I really like what Driscoll says later in the sermon as well.  He says "I want you to see that divine sovereignty and human responsibility work together. There are basically two perspectives theologically. One emphasizes God’s sovereignty. “God’s in charge, God’s in control, God works it out, God takes care of it, God’s in the details, he’s got it all handled.” Others will go to other parts of the Scripture and say, “You need to speak, you need to give, you need to serve, you need to try, you need to help, you need to care, you’ve got to do your part.”
And the truth is it’s like two pedals on a bike. You do your part, God’s certainly going to do his part. You give what he’s asked you to give, he’s going to ask everybody else to give. He’ll make up the difference. You show up, that’s okay, God’s already going to be there. God is at work in the story of Esther, and part of his work is through Esther. She’s working with God.

Isn't that awesome?  Two pedals on a bike.  God gives the victory, but you still have to swing your own sword.  You can't just stand there and wait for Him to do all the work.  But if you step up and are obedient to what He's asked of you, He's right there, giving you the strength you need, giving you the words to say, preparing the way for your next step of obedience.  I love that.

Happy Thursday!  God be with you.

Miriam

Tomorrow's scripture focus:  Esther 8.
Tomorrow's Bible In a Year Passage passage:  Genesis 19-20; Psalm 8; Matthew 8.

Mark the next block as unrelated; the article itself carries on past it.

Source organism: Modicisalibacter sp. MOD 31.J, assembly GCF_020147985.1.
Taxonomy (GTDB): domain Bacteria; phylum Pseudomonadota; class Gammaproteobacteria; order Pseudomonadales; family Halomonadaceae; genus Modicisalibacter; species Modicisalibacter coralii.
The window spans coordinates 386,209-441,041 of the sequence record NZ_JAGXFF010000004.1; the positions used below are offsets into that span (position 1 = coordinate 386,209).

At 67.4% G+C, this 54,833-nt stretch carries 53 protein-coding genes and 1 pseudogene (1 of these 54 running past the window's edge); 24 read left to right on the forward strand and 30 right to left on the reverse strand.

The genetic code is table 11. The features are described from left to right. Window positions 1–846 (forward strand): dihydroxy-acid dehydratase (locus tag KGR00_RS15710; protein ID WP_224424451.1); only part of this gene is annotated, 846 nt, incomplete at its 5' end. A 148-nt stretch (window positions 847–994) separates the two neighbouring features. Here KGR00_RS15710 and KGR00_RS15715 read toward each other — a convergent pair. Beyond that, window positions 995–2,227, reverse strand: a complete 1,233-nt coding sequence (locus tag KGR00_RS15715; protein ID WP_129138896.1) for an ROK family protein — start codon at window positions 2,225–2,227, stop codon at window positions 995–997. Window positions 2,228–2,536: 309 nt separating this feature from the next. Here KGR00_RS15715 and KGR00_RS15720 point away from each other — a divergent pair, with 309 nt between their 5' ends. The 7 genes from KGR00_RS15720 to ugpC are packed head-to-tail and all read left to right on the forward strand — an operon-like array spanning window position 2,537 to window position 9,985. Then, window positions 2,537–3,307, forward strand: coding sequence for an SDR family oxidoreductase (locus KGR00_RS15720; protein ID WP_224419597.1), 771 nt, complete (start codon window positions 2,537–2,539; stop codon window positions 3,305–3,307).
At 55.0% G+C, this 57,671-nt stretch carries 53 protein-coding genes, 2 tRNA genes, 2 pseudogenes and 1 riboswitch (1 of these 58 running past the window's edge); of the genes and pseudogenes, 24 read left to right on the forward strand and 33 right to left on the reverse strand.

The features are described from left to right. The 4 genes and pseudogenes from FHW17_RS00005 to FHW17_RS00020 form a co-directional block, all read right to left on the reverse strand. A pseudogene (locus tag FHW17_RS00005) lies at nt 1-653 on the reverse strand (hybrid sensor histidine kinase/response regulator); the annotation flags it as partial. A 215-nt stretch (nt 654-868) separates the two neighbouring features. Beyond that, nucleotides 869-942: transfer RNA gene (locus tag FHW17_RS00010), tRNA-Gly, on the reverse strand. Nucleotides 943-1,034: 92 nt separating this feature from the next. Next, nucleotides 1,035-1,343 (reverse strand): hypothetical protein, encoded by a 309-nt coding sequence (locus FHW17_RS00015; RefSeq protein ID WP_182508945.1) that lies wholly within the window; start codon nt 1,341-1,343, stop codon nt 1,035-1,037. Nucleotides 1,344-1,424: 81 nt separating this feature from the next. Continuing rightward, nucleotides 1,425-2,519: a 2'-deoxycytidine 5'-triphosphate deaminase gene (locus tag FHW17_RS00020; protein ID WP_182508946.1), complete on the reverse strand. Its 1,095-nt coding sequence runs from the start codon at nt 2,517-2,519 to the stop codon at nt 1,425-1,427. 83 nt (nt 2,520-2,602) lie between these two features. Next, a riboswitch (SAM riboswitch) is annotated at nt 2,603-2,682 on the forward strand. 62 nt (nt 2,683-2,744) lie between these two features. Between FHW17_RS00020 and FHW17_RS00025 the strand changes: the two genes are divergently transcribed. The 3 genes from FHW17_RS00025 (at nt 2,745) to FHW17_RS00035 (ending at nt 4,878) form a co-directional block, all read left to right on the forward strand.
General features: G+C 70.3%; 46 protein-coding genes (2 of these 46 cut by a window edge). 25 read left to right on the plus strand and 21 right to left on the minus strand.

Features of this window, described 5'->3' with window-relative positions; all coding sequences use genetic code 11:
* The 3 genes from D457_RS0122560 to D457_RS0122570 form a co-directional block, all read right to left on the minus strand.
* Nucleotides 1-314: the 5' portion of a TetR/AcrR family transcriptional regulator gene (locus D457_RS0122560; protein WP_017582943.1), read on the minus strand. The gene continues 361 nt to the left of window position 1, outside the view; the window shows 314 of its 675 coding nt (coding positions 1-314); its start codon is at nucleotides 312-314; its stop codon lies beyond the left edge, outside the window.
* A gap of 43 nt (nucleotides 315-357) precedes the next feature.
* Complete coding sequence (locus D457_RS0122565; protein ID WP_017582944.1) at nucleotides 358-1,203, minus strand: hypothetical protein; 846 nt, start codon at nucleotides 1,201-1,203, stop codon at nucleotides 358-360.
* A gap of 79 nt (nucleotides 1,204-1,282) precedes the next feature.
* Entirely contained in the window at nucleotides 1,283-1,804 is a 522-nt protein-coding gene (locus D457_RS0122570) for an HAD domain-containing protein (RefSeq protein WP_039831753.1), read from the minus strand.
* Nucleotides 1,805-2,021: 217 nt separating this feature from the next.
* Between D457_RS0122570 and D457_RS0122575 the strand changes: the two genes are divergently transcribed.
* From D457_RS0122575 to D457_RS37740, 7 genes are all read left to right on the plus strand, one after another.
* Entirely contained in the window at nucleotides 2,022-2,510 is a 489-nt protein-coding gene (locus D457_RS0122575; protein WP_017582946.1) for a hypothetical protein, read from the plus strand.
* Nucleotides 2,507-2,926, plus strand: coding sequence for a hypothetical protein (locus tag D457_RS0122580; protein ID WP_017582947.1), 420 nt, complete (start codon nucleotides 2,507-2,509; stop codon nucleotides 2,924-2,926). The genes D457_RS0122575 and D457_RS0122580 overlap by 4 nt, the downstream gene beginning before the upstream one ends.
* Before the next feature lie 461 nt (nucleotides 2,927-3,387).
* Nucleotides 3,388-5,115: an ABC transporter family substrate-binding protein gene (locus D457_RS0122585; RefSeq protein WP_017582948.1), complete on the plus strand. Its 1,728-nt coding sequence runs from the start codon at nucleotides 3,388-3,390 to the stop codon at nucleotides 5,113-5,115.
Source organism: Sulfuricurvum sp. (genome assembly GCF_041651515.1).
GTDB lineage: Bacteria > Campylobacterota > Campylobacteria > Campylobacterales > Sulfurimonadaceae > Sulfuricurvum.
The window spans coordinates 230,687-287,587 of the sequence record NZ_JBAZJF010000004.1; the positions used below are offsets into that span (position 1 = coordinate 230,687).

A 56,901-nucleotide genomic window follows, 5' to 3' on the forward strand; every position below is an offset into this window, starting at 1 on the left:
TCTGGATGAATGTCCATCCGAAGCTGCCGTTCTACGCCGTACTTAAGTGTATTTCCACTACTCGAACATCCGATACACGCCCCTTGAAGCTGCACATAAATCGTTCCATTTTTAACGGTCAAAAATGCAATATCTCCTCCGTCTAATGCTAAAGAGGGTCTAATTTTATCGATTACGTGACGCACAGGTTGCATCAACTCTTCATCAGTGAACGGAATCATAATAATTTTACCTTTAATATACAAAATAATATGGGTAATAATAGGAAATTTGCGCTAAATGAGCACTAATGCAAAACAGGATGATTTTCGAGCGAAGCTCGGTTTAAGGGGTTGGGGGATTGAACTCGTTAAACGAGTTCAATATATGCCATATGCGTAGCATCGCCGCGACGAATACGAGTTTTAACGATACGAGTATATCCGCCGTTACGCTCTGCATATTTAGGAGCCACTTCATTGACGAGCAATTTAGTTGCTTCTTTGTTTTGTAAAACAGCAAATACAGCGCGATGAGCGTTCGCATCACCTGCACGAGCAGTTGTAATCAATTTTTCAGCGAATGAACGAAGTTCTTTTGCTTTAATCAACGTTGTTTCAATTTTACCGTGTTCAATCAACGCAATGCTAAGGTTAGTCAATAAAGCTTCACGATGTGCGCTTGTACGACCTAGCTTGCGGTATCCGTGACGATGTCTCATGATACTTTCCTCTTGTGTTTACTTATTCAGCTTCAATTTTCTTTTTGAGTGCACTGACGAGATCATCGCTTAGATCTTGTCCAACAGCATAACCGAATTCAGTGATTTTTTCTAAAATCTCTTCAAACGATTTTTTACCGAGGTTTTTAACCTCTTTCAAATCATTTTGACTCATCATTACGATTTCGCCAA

3 comments:

LaughingLady said...

I like that analogy, too. I find myself often debating (usually with myself!) the issue of God's sovereignty vs. man's responsibility, even though I think each time that I've finally settled it for myself. But it doesn't matter from which angle I argue, I never reach a definitive conclusion! So every single time, I'm forced to concede they simply work together in a way I just don't understand. Just like Jesus being fully God and fully human at the same time, or God being one God, but existing in three beings. Those things don't really "make sense" either, but we accept them by faith anyway.

It's really true that "if God was small enough to understand, He wouldn't be big enough to worship."

(I don't know who said it, but it's a quote I've seen and heard periodically that I agree with!)

TammyIsBlessed said...

Those exact points jumped out at me too!

One thing I noticed in our OT readings for today - this is the 2nd time Abraham has lied about Sarah being his sister. This time it very specifically says that the king did not sleep with her. Does that mean that... 1) The first time the king did sleep with her or 2) This time it was more important to make sure we knew that the king didn't sleep with her because she got pregnant with Isaac around this time and there needed to be no question about his parentage.

Pamela said...

Two pedals on a bike...great image to remember.

Tammi --I like that quote too and it helps when I just can't wrap my head around stuff.